A horse-sized cousin of Tyrannosaurus rex discovered in Uzbekistan is giving scientists a better sense of how small body dinosaurs evolved to become dominant predator towards the end of the Mesozoic.

Timurlengia euotica, which roamed the Earth around 90 million years ago, is also helping fill in a “frustrating 20 million year gap” in the fossil record of tyrannosaurs - the group includes Tyrannosaurus rex - during the Mid-Cretaceous, Steve Brusatte, of the University of Edinburgh’s School of GeoSciences, who led the team that made the discovery, told FoxNews.com

 “The ancestors of T. rex would have looked a whole lot like Timurlengia, a horse-sized hunter with a big brain and keen hearing that would put us to shame,” Brusatte, whose findings appeared in Proceedings of the National Academy of Sciences, said. “Only after these ancestral tyrannosaurs evolved their clever brains and sharp senses did they grow into the colossal sizes of T. rex. Tyrannosaurs had to get smart before they got big.”

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The remains were discovered in northern Uzbekistan’s Kyzylkum Desert, a region that has provided one of the world’s best records of Mid-Cretaceous dinosaurs. The team, which also included Alexander Averianov and Hans–Dieter Sues, found lots of bits and pieces of Tyrannosaur skeletons.

However, it was the back part of a skull that told them they had a new species of tyrannosaur on their hands.

“[The back end of the skull] turned out to be the Rosetta stone,” Brusatte said. “It's a very complex part of the anatomy that we can easily compare to a lot of other dinosaurs, and that's what told us we definitely had a tyrannosaur, that it was a new species, and that it was only about the size of a horse.”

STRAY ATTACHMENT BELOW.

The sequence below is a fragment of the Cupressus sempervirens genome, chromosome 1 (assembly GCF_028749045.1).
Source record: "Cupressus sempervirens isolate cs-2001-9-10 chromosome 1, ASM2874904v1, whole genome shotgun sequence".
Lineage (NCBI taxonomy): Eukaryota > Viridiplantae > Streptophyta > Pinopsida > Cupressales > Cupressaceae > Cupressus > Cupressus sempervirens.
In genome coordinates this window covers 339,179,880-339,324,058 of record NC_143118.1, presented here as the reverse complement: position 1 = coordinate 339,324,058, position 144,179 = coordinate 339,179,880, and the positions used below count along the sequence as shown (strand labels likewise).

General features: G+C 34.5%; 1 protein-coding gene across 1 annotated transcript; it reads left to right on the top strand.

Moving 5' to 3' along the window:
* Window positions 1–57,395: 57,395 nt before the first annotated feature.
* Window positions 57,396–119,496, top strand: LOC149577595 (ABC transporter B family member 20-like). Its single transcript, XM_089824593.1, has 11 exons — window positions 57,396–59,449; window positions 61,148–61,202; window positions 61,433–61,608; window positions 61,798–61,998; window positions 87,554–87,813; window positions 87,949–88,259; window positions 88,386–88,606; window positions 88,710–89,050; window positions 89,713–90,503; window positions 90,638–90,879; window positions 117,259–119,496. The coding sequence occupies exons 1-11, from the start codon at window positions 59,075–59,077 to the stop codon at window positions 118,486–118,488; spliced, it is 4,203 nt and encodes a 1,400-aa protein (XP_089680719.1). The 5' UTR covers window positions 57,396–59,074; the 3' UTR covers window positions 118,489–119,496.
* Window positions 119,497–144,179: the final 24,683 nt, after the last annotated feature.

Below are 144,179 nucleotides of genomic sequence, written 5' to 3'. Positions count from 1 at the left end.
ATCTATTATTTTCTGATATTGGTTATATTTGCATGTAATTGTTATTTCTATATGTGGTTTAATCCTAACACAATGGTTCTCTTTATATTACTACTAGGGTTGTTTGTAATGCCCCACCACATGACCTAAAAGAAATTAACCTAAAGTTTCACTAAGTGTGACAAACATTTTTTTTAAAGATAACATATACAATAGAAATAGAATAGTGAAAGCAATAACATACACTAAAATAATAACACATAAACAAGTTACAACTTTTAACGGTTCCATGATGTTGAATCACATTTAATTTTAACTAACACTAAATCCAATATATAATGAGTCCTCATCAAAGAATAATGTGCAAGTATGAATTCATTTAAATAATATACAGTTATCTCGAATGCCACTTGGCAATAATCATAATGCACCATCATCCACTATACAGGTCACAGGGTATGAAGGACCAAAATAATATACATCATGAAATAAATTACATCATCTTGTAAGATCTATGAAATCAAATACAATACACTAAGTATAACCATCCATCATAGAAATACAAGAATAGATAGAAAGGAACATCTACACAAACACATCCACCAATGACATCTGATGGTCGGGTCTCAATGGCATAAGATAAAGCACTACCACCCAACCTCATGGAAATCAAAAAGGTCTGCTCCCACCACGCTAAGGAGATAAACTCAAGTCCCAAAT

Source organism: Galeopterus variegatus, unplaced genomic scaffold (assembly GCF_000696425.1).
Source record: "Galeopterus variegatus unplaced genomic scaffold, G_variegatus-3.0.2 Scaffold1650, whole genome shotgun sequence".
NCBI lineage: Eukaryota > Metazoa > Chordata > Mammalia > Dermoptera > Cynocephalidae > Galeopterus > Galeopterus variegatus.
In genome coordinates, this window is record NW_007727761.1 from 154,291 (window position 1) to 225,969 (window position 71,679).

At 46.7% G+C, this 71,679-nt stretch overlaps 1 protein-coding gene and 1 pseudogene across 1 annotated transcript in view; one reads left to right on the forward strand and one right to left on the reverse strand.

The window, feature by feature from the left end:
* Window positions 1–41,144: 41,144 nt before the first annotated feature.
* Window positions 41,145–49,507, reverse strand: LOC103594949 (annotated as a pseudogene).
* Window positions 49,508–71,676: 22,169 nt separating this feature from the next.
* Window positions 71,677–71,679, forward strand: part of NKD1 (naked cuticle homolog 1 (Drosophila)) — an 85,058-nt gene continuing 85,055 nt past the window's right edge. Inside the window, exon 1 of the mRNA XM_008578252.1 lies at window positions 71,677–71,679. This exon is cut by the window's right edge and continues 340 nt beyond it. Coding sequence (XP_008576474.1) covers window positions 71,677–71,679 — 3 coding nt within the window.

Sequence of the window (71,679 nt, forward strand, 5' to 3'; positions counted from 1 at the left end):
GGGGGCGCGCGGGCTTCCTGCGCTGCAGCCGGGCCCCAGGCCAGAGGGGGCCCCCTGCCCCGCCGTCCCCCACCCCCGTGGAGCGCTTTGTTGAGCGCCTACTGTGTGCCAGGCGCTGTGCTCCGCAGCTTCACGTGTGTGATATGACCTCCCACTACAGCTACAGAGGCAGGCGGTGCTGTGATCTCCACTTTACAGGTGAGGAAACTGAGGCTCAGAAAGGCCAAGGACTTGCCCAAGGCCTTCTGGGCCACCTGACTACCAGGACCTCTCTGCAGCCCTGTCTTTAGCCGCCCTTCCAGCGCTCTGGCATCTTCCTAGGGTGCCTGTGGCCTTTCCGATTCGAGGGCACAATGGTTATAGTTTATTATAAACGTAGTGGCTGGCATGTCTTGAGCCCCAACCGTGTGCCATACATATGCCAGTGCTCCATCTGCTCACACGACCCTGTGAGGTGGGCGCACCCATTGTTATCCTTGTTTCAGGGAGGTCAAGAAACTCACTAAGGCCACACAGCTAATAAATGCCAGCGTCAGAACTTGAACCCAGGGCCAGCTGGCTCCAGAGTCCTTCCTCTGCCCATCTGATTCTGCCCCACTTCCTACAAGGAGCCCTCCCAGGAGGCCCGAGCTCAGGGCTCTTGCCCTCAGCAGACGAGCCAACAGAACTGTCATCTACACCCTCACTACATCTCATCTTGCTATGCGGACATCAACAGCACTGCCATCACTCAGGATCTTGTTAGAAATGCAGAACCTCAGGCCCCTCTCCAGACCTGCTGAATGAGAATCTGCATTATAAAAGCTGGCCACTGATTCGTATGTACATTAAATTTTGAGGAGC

With the back end of the skull being the region that contained the brain, ear, sinus, and cranial nerves, Brusatte and his team used a CT scanner to dig deeper.

“When we did so, we realized that the brain and ear were very, very similar to those of Tyrannosaurus rex and other big tyrannosaurs, only this new species was much smaller,” Brusatte explained. “This tells us that the large, distinctively shaped brains, and particularly the unique inner ear (with a big cochlea, which enables better hearing of low frequency sounds) of the big tyrannosaurs like T. rex actually evolved earlier in time, in their smaller relatives.”

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It was previously believed that T. Rex’s intelligence and keen senses of hearing, smell and sight evolved as the dinosaur grew to its large, iconic size. But the discovery of Timerlengia shows this occurred much earlier.

“These small ancestors were then really well–equipped to take over the large predator role when the opportunity presented itself when other large predatory dinosaurs– like allosaurs– went extinct,” Brusatte said.

Despite its relatively small size, Timerlengia would still have been a fearsome predator and relatively fast due to its long legs.

“Timurlengia was a nimble pursuit hunter with slender, blade-like teeth suitable for slicing through meat,” Sues, of the National Museum of Natural History, Smithsonian Institution and an author on the study said in a statement. “It probably preyed on the various large plant-eaters, especially early duck-billed dinosaurs, which shared its world.”

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The tyrannosaur's huge size, appears to have come later.

Appearing about 170 million years ago, it would grow from the size of a human to a predator weighing around 8 tons. The fact that Timurlengia was only 550 pounds would suggest that tyrannosaurs only grew big toward the tail end of its evolutionary history.